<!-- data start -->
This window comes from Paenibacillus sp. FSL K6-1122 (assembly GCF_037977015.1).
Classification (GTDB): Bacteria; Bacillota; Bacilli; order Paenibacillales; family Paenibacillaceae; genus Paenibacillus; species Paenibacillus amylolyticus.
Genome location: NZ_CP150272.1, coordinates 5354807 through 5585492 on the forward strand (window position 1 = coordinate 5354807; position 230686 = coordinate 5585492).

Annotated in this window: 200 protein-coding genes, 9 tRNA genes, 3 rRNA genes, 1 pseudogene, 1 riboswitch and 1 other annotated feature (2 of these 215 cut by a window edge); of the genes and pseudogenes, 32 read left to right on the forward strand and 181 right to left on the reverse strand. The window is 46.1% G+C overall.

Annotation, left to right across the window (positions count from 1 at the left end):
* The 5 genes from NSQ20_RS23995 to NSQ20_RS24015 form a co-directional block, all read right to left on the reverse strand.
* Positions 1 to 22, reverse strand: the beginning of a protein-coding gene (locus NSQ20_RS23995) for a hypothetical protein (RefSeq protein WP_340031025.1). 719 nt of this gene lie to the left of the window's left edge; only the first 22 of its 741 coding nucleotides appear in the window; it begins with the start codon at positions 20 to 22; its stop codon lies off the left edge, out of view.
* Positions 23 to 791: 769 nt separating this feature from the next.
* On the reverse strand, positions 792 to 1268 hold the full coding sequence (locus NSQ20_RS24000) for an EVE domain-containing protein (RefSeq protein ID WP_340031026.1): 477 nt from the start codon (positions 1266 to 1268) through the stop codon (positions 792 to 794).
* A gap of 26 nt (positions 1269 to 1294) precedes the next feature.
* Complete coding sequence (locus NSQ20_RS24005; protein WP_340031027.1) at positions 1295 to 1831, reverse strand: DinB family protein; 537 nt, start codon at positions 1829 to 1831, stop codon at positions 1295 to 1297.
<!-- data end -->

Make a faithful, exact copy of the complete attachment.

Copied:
This window comes from Paenibacillus sp. FSL K6-1122 (assembly GCF_037977015.1).
Classification (GTDB): Bacteria; Bacillota; Bacilli; order Paenibacillales; family Paenibacillaceae; genus Paenibacillus; species Paenibacillus amylolyticus.
Genome location: NZ_CP150272.1, coordinates 5354807 through 5585492 on the forward strand (window position 1 = coordinate 5354807; position 230686 = coordinate 5585492).

Annotated in this window: 200 protein-coding genes, 9 tRNA genes, 3 rRNA genes, 1 pseudogene, 1 riboswitch and 1 other annotated feature (2 of these 215 cut by a window edge); of the genes and pseudogenes, 32 read left to right on the forward strand and 181 right to left on the reverse strand. The window is 46.1% G+C overall.

Annotation, left to right across the window (positions count from 1 at the left end):
* The 5 genes from NSQ20_RS23995 to NSQ20_RS24015 form a co-directional block, all read right to left on the reverse strand.
* Positions 1 to 22, reverse strand: the beginning of a protein-coding gene (locus NSQ20_RS23995) for a hypothetical protein (RefSeq protein WP_340031025.1). 719 nt of this gene lie to the left of the window's left edge; only the first 22 of its 741 coding nucleotides appear in the window; it begins with the start codon at positions 20 to 22; its stop codon lies off the left edge, out of view.
* Positions 23 to 791: 769 nt separating this feature from the next.
* On the reverse strand, positions 792 to 1268 hold the full coding sequence (locus NSQ20_RS24000) for an EVE domain-containing protein (RefSeq protein ID WP_340031026.1): 477 nt from the start codon (positions 1266 to 1268) through the stop codon (positions 792 to 794).
* A gap of 26 nt (positions 1269 to 1294) precedes the next feature.
* Complete coding sequence (locus NSQ20_RS24005; protein WP_340031027.1) at positions 1295 to 1831, reverse strand: DinB family protein; 537 nt, start codon at positions 1829 to 1831, stop codon at positions 1295 to 1297.